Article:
As someone who has spent a good portion of her life feeling alone, I thought it impossible for me to feel other kinds of loneliness, but I was proven wrong. Although I could always contact my friends back home in the US and communicate with a few English speakers in Korea, I felt as though I were missing a deeper, mental connection. I still feel that way sometimes, but instead of becoming depressed about it, I have begun to accept my loneliness as simply a natural state that comes and goes.

My move also changed my relationship with money, but not in the way one might imagine. I have never been a big spender; some people may even call me a saving addict because of how little I spent. Although I never grew up poor, I always felt guilty about spending money even if I had earned the money on my own. My inability to spend money stopped me from enjoying myself at times. When my friends would invite me out to eat, I sometimes felt as though it were a waste of money and would stay home to cook instead. Since coming to Korea, I truly began to feel as though saving money, at least to the degree that I have, was excessive. Money will always be there when I need it, but time is evanescent as well as the moments I now have the ability to enjoy with my friends.

As for making friends in Korea, living in Mullae has been an absolute godsend. Thanks to the guest house in which I now live and the magical coffee shop just downstairs, I have met so many incredible artists that have brought new perspectives into my life. Most importantly, they have encouraged me to keep working towards my goals even when things seemed to not go as planned. When I first met many of the artists in Mullae, I felt discouraged by their success and by my own lack of progress. Then they reminded me that they all had at least six years of experience on me, and I was only six months into my own career. My life was just beginning, and there was no reason to be discouraged over the success of others.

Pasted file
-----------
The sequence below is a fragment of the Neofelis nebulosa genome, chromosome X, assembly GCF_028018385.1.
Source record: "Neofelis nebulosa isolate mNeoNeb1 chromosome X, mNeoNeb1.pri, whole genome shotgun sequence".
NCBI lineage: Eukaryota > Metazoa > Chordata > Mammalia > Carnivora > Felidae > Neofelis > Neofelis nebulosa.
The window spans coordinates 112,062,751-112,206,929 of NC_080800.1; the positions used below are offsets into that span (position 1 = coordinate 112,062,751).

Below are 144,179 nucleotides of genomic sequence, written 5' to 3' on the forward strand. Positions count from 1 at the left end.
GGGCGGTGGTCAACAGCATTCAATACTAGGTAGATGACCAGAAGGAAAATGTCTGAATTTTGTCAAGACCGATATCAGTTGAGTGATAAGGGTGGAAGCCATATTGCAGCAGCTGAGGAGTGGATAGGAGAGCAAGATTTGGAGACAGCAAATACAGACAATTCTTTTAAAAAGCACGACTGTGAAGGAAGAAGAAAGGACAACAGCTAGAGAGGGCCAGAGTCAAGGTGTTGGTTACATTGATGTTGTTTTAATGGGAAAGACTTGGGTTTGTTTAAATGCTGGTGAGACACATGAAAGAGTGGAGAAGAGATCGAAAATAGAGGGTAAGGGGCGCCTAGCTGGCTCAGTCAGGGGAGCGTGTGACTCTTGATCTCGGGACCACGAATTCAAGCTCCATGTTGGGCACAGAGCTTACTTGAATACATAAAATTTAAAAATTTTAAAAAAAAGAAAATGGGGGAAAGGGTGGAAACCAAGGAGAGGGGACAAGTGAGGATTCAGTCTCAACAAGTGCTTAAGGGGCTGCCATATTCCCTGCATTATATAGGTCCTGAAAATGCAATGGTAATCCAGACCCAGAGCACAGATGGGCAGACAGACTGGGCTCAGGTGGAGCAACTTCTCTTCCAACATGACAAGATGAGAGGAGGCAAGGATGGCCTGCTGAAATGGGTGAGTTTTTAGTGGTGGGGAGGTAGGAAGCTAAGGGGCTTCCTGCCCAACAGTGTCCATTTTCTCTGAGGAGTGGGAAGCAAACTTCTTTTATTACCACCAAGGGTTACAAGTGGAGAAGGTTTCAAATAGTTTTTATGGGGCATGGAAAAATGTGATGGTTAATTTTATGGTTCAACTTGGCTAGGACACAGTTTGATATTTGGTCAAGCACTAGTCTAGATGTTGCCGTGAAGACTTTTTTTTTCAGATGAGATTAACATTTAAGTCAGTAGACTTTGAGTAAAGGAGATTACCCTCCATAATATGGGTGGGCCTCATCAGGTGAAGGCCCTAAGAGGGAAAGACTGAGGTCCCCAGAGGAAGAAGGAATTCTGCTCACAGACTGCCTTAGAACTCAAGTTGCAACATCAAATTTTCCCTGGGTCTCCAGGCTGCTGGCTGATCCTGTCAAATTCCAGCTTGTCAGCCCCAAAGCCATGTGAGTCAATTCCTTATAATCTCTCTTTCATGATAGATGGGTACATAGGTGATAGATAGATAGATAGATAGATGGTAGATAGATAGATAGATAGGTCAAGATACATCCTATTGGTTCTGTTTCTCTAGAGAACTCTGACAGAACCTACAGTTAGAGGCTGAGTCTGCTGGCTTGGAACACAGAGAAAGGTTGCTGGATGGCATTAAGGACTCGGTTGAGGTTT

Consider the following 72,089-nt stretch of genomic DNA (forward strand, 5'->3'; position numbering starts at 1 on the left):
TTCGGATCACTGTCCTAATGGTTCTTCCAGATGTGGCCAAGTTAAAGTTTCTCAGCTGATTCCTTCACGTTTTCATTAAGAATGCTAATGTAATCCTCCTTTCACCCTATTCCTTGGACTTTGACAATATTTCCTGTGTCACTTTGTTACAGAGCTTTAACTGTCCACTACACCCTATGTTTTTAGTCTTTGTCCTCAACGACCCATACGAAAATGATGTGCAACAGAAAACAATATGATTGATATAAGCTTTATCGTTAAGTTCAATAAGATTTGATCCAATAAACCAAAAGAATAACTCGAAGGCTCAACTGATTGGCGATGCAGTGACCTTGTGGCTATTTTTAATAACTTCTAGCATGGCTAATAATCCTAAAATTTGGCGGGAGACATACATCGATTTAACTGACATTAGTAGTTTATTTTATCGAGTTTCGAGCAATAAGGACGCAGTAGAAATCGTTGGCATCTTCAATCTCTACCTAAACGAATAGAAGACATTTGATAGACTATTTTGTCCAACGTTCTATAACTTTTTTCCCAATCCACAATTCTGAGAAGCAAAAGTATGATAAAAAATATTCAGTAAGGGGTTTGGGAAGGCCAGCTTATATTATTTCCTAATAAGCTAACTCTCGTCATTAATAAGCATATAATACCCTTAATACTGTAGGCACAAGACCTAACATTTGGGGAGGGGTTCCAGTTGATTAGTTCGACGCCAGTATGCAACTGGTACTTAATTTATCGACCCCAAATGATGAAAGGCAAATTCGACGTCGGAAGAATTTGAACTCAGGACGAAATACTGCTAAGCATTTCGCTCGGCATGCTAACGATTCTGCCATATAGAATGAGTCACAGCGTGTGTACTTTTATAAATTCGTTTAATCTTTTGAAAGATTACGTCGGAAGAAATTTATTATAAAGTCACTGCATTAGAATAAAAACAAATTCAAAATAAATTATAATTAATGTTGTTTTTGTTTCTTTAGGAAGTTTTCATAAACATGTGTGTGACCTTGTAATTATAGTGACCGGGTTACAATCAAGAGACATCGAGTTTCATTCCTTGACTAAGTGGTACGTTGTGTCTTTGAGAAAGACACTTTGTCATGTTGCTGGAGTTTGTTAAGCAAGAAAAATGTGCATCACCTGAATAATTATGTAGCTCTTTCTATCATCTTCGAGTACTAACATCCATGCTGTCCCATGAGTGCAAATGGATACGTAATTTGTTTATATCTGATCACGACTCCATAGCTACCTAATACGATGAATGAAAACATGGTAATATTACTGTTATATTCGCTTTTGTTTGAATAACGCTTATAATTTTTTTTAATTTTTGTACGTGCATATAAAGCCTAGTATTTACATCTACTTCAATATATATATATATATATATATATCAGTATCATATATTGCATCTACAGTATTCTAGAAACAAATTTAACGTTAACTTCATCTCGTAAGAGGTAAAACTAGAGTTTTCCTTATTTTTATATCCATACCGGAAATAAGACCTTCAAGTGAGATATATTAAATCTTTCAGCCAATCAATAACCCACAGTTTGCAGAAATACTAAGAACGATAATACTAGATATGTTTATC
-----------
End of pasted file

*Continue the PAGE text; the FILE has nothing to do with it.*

(The Night Belongs) To Artists: Opening performance by SEO Jeich and LEE Kuk (top, left); a visitor “enjoying” my photo (top, right); the end of the exhibition opening party (bottom, photo courtesy of SONG Kwang-chan)

From this past year, the most important outcome from my newfound freedom and all the goodness and difficulties that have come along with it is my newfound interest in living. Although I have still yet to explore so many different parts of the world and the varied ways of living in them, the world always felt a little small to me. I was forced into adulthood very early on in my life. Starting when I was six, I took on much of my own parenting responsibilities because my caretakers did not concern themselves with me. Although I always had more to learn about being human, the lack of care by the adults around me and my resulting lack of life direction led me deep into depression. By high school, I felt as though I was ready to end my life because I felt no joy, no excitement from the thought of living; my daily life was simply a compilation of unfinished tasks given to me by school and by people who pretended to care about me. But since returning to Korea, I now have a goal that is entirely my own, free from the constructed expectations of others. The unexpected challenges of this year have not discouraged me but have instead made me feel as though the world became large and mysterious again.

Hiking Halla Mountain with my friend in December 2016

The environment in which we live our lives is as big as we want it to be, and my only hope for the next year is for the world around me to keep expanding. I want to continue to feel as though there is more for me to accomplish and to continue to find myself as a person. With what this year has brought me mentally and physically, I am looking forward to what the new year will surely bring.

Thank you to all my friends that have been supporting me. Let’s make 2017 a good one!